Clearing the Pond banks …


Here’s Kevin being a garden gnome! He’s clearing, indeed has cleared b the time of this pic, all the Vinca major from the pond bank. A word of warning here! Vinca major (aka periwinkle!) is very pretty and it does an amazing job of ground cover … to such an extent that if you don’t remove it you will quickly have a garden that is completely covered in vinca. I had this up to Sep. It had taken over huge swathes of the garden and was quietly smothering anything else that grew there, even making life extremely hard for 3 lovely weigela who were only just hanging on. Kev did an amazing job so again we get agoraphobia when we go to that bit of the garden!

I’ve begun the replanting. We found the lovely variegated ivy I planted years back around the flowform has managed to survive and, since the vinca has been cleared has set off growing apace. Next year it should look really good. You maybe already know the hardy geranium Roseanne. She’s a lovely plant and wonderfully vigorous grower, and she flowers continuously from June to October. I love the colour too. So I’ve got 3 plants and have set them beside the flowform where they can produce an amazing bank of colour throughout the summer. I have one already, been there ofr 3 years, beside my lounger and she takes up a 1m x 1.5m patch that’s about .5m high and continuously covered in bees and butterflies. A vast improvement on the vinca!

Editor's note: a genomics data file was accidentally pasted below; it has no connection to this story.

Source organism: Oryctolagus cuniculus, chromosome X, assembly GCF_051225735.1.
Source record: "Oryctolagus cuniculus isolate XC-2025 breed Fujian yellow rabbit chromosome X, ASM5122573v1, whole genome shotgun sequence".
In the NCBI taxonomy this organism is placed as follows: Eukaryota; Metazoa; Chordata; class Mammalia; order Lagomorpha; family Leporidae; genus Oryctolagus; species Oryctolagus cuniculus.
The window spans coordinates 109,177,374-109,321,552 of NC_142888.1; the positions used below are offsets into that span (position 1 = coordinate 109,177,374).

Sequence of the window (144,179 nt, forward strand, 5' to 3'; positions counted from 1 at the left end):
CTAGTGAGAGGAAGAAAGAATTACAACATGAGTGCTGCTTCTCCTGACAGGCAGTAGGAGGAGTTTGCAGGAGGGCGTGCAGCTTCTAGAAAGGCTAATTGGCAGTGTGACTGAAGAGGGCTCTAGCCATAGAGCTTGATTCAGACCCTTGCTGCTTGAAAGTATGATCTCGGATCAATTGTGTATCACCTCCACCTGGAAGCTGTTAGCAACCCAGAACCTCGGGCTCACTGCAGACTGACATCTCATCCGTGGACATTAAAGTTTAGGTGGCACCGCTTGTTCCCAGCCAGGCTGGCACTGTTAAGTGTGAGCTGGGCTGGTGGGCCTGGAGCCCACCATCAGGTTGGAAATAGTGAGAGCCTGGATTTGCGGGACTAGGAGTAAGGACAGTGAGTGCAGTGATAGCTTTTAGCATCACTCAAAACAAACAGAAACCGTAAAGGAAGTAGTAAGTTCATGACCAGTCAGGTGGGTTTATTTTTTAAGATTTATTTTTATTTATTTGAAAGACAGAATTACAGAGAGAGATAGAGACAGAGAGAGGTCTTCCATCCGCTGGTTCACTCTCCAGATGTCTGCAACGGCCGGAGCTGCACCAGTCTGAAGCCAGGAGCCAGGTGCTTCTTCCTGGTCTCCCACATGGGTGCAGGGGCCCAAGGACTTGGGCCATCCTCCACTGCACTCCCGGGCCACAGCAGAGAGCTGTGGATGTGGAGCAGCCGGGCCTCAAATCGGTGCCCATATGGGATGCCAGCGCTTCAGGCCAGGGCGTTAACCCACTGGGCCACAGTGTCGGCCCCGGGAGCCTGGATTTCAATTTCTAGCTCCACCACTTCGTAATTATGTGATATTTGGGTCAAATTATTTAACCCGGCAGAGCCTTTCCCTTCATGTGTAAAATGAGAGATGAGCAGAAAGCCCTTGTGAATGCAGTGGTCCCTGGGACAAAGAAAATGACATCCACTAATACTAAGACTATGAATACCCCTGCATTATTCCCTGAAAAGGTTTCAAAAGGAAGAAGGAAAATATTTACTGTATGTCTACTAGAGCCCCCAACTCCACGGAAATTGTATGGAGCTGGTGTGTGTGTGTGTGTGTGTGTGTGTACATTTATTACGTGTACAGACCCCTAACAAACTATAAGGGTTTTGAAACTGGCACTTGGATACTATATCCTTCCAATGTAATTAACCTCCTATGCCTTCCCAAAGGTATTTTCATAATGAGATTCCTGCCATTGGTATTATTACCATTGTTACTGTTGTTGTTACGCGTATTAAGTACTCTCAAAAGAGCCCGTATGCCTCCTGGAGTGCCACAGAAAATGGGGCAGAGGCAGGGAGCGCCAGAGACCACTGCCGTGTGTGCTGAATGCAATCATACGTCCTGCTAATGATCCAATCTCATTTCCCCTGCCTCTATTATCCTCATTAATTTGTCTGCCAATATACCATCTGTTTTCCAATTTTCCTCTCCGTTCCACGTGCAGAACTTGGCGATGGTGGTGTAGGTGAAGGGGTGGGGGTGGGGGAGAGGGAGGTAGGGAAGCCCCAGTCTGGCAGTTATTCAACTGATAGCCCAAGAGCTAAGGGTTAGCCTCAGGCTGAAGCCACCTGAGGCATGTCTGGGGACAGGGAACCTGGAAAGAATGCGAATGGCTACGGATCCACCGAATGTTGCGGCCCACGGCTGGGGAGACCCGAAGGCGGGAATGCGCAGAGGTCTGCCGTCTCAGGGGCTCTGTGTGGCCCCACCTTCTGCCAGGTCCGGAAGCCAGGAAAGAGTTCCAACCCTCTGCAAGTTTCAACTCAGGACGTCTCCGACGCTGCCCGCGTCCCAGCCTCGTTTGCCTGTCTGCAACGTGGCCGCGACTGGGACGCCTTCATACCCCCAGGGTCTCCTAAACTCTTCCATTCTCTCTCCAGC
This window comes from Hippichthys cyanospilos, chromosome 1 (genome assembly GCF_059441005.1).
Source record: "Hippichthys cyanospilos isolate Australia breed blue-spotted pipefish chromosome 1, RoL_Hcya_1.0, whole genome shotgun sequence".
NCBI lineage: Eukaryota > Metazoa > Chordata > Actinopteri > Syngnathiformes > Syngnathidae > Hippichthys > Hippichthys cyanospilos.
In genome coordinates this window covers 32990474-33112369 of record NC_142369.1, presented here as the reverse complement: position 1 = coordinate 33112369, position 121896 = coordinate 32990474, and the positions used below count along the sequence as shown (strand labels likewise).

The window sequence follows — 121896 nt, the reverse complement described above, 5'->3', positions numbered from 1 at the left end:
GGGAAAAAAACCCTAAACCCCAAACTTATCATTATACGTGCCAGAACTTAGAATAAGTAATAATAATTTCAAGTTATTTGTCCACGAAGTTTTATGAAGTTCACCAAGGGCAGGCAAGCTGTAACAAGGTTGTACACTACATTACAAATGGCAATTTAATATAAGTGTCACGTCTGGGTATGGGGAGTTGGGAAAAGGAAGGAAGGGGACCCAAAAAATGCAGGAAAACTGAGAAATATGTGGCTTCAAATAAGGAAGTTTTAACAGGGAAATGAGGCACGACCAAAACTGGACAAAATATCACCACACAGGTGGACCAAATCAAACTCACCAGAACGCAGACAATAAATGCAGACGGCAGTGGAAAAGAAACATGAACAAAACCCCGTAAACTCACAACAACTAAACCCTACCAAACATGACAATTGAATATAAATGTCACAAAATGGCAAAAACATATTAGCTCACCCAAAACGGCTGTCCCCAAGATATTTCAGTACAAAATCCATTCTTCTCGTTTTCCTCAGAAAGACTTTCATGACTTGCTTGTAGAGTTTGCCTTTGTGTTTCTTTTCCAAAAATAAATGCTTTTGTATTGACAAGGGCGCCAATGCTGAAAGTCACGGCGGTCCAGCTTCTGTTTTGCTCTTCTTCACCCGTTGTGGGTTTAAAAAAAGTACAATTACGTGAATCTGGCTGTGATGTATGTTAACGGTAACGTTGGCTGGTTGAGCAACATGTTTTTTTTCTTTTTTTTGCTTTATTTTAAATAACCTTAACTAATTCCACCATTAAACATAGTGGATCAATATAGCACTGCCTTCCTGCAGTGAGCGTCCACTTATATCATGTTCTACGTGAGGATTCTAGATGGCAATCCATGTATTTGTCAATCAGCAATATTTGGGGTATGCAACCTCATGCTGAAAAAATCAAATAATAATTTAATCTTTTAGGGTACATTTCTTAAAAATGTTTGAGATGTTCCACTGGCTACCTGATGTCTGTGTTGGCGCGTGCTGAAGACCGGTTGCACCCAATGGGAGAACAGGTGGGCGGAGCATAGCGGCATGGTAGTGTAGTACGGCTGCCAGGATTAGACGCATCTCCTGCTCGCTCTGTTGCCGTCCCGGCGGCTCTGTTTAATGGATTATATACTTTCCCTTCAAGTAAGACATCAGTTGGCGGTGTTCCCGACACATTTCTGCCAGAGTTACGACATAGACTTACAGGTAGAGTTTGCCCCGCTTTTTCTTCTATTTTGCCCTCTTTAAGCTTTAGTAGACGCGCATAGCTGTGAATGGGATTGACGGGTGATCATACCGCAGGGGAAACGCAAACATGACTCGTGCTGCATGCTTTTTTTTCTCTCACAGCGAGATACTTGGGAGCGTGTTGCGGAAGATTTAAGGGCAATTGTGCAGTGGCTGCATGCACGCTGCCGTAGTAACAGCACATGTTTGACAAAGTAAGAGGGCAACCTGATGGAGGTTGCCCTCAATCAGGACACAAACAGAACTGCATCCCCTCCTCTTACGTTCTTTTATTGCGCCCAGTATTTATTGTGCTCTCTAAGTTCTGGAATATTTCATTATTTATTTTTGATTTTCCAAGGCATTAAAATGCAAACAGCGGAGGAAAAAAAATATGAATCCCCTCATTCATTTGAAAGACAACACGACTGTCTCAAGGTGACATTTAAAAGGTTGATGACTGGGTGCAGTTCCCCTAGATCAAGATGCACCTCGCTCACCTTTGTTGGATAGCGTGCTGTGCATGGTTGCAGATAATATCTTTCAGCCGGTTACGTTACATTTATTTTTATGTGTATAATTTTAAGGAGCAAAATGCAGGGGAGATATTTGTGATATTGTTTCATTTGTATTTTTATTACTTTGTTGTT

Alchemilla mollis + geranium

I haven’t decided what else to go along the bank but it will probably include masses of Lady’s Mantle (Alchemilla mollis) as that loves to grow in the garden and produces babies like there’s no tomorrow, so I have lots to transplant. There’s a lovely white comfrey in there too that’s survived the vinca so I hope that will spread. We also grow borage everywhere, so there’s lots of that to transplant too. We also grow a rather nice purple salvia and there’s tons of that to be transplanted too. And I will be adding bulbs.

I want great masses of the same plant, say not more than 5 different ones, rather than spottifying odd plants of all different species – I always think doing that looks like those old jars of multi-coloured sweets!

Transplanting and using the same species who already grow well in here is the best and easiest way of having a relatively low-maintenance garden. The garden knows what it likes, what it can grow well, I try not to push it with things it finds hard work. For me, that’s part of curating a wildlife garden – you work from the wildlife POV (including the plants!) rather than ordering it about 😊.